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Any Charges Reported on this blog are Merely Accusations and the Defendants are Presumed Innocent Unless and Until Proven Guilty, through the courts.

June 4, 2012

Financial Exploitation Awareness Training (USA)

 FINANCE: F.E.A.T. focuses on preventing elder abuse
Statistics from the U.S. Census indicate that the population of older Americans (65 years and over) is expected to at least double from 2000 to more than 72 million by 2030.
By: Rick Clayburgh, Prairie Business Magazine
June 01, 2012

Statistics from the U.S. Census indicate that the population of older Americans (65 years and over) is expected to at least double from 2000 to more than 72 million by 2030. Something you may not know is that North Dakota has the highest proportion of elderly — 85 and over — in the nation. Elder financial exploitation is growing and becoming a significant problem affecting thousands of North Dakotans. It is being called the “crime of the 21st century.” It is the least understood of all crimes and has been called the silent crime because 90 percent of elder abuse is perpetrated by family members. There is a great amount of embarrassment and shame with this crime because losing control of personal finances can be devastating.
The North Dakota Bankers Association listened to the concerns of its member banks and partnered with Guardian Protective Services to develop a free training program to give bank employees the necessary tools to recognize elder fraud and exploitation. The program is called Financial Exploitation Awareness Training. Bank frontline employees are in a unique position to most likely be the first to witness a financial crime being committed. Education is the best weapon against elderly financial abuse. We see F.E.A.T. as a proactive approach to help prevent fraud. Employees also learn how to report a suspicious activity without breaching the rules regarding their duty of confidentiality.
Along with training bank employees, NDBA and Guardian Protective Services have also been holding one-hour seminars for seniors. Banks across North Dakota are hosting the events. Julie Dolbec, NDBA, and Judy Vetter, Guardian Protective Services, interact with the participants and show them how to take steps to protect themselves and not fall victim to elder abuse. During the seminars, one of the most important lessons seniors learn is that they are not alone. It is amazing to listen as seniors begin to share specific scams they have experienced and talk about how they are trying to protect themselves. The prevailing theme of the seminar is “trust your banker.” It is rewarding to visit with and reassure them that their banker is always there to help them.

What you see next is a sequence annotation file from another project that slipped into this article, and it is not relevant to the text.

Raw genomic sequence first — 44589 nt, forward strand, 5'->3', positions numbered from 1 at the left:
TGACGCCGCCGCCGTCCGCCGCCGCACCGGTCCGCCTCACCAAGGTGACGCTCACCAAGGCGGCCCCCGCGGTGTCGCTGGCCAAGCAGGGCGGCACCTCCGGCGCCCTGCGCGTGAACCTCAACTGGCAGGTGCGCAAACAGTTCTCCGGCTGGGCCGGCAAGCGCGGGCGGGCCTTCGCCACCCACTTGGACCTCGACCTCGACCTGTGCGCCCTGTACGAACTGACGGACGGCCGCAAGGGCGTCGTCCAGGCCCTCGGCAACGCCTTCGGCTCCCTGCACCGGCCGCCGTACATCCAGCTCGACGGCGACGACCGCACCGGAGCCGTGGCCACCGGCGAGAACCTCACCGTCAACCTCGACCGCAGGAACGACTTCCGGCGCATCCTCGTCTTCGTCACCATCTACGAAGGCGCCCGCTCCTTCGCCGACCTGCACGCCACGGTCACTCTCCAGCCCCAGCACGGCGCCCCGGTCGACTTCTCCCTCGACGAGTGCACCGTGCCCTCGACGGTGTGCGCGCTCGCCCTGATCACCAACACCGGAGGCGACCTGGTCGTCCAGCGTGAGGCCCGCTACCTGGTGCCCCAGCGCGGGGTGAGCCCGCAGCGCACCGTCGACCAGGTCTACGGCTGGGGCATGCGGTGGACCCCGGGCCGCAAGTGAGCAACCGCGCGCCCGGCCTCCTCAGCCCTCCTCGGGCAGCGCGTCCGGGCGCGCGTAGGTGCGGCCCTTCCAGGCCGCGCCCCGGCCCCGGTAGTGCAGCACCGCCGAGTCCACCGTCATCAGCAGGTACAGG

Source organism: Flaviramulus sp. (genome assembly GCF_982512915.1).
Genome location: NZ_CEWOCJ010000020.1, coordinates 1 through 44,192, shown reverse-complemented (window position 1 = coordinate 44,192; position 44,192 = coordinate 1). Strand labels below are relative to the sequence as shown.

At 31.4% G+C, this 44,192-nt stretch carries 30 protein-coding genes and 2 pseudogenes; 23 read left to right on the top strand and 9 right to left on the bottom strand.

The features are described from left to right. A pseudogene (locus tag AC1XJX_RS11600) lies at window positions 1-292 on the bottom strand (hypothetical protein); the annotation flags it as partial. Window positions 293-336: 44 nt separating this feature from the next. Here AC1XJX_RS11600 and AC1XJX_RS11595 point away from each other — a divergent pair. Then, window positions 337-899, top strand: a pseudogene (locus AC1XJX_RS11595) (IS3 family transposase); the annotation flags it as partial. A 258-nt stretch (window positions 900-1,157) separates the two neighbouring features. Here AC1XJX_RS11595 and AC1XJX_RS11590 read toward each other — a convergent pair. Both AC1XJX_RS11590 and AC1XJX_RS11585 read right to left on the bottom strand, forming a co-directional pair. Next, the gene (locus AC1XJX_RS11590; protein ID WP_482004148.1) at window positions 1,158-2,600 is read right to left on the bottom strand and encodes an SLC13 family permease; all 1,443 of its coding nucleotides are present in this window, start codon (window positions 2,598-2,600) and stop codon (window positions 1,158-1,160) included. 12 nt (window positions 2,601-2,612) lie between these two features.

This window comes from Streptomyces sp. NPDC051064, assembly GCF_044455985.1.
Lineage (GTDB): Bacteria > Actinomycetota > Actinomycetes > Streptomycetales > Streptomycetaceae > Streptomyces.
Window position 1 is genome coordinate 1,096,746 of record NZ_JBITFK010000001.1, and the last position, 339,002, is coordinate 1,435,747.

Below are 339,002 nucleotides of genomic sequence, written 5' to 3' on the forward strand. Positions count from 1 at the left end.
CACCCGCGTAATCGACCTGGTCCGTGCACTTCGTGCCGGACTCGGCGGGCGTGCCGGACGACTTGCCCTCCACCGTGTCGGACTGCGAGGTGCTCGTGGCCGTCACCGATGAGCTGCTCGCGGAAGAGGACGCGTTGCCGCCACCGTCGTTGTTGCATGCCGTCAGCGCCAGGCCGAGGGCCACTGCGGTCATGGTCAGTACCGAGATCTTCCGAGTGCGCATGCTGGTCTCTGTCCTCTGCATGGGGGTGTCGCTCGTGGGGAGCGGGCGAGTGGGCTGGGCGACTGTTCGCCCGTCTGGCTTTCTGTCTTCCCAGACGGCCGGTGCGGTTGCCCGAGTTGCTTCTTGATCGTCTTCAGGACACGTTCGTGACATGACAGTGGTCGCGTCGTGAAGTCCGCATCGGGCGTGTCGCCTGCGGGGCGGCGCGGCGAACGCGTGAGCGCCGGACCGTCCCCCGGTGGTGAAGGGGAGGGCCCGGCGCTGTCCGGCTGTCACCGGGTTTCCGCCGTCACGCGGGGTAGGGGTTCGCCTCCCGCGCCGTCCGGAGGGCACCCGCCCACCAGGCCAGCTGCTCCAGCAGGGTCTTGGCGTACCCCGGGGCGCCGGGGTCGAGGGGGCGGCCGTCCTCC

The response to the F.E.A.T. program has been incredible. On-site training began in fall 2011 and more than 1,200 bank employees have received the training and more than 1,000 seniors have attended a bank-sponsored seminar. Each seminar reaffirms the importance of building awareness to the rapid growth of fraud and financial crime.
The mission of the NDBA is to provide “extraordinary leadership for North Dakota banks.” We hope that bringing awareness to our banks about this silent crime and providing helpful tools, that together we can make a difference. People need to know they are not alone and that there is help. PB

 SOURCE:       The Prairie Business
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Any Charges Reported on this blog are Merely Accusations and the Defendants are Presumed Innocent Unless and Until Proven Guilty.

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